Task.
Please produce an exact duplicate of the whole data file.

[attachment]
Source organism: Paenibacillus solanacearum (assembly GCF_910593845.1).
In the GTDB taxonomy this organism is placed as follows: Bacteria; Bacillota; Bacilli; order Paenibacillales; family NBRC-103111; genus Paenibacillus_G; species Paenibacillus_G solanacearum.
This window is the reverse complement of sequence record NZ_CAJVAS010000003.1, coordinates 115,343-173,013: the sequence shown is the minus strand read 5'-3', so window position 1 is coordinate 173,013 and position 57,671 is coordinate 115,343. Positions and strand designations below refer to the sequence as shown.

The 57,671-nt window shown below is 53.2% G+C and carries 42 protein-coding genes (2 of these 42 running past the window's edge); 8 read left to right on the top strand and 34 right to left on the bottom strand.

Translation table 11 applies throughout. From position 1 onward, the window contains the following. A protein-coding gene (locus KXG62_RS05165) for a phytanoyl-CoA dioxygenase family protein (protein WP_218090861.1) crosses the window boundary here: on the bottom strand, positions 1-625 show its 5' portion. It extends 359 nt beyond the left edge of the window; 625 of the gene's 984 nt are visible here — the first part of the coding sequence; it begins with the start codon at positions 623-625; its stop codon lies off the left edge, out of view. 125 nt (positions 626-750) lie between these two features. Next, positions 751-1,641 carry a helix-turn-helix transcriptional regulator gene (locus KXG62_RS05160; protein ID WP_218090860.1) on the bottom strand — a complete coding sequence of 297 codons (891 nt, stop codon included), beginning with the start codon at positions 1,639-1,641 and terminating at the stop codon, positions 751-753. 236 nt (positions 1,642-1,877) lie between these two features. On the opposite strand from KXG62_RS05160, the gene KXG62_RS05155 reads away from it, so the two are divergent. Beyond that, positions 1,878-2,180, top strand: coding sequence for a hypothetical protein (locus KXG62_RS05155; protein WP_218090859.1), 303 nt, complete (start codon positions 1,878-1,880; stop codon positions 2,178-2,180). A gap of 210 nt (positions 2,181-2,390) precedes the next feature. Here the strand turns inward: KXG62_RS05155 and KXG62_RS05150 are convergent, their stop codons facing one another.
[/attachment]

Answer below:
Source organism: Paenibacillus solanacearum (assembly GCF_910593845.1).
In the GTDB taxonomy this organism is placed as follows: Bacteria; Bacillota; Bacilli; order Paenibacillales; family NBRC-103111; genus Paenibacillus_G; species Paenibacillus_G solanacearum.
This window is the reverse complement of sequence record NZ_CAJVAS010000003.1, coordinates 115,343-173,013: the sequence shown is the minus strand read 5'-3', so window position 1 is coordinate 173,013 and position 57,671 is coordinate 115,343. Positions and strand designations below refer to the sequence as shown.

The 57,671-nt window shown below is 53.2% G+C and carries 42 protein-coding genes (2 of these 42 running past the window's edge); 8 read left to right on the top strand and 34 right to left on the bottom strand.

Translation table 11 applies throughout. From position 1 onward, the window contains the following. A protein-coding gene (locus KXG62_RS05165) for a phytanoyl-CoA dioxygenase family protein (protein WP_218090861.1) crosses the window boundary here: on the bottom strand, positions 1-625 show its 5' portion. It extends 359 nt beyond the left edge of the window; 625 of the gene's 984 nt are visible here — the first part of the coding sequence; it begins with the start codon at positions 623-625; its stop codon lies off the left edge, out of view. 125 nt (positions 626-750) lie between these two features. Next, positions 751-1,641 carry a helix-turn-helix transcriptional regulator gene (locus KXG62_RS05160; protein ID WP_218090860.1) on the bottom strand — a complete coding sequence of 297 codons (891 nt, stop codon included), beginning with the start codon at positions 1,639-1,641 and terminating at the stop codon, positions 751-753. 236 nt (positions 1,642-1,877) lie between these two features. On the opposite strand from KXG62_RS05160, the gene KXG62_RS05155 reads away from it, so the two are divergent. Beyond that, positions 1,878-2,180, top strand: coding sequence for a hypothetical protein (locus KXG62_RS05155; protein WP_218090859.1), 303 nt, complete (start codon positions 1,878-1,880; stop codon positions 2,178-2,180). A gap of 210 nt (positions 2,181-2,390) precedes the next feature. Here the strand turns inward: KXG62_RS05155 and KXG62_RS05150 are convergent, their stop codons facing one another.